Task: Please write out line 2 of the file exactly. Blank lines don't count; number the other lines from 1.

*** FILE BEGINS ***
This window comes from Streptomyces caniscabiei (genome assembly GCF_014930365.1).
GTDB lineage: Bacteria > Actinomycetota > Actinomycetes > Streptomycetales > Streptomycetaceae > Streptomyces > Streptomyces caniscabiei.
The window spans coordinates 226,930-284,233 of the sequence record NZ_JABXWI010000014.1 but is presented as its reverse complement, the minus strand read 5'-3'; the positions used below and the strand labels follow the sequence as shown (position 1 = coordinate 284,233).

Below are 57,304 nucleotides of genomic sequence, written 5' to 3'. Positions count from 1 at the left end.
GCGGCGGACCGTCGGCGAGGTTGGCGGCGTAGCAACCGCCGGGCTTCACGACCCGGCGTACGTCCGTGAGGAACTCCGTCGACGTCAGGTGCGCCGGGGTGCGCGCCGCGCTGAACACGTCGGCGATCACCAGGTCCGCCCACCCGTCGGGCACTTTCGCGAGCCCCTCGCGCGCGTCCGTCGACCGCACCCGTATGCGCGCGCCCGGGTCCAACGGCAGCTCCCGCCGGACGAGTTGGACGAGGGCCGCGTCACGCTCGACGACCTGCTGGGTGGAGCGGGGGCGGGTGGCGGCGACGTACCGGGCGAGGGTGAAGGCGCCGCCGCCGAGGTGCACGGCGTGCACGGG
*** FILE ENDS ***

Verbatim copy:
GTDB lineage: Bacteria > Actinomycetota > Actinomycetes > Streptomycetales > Streptomycetaceae > Streptomyces > Streptomyces caniscabiei.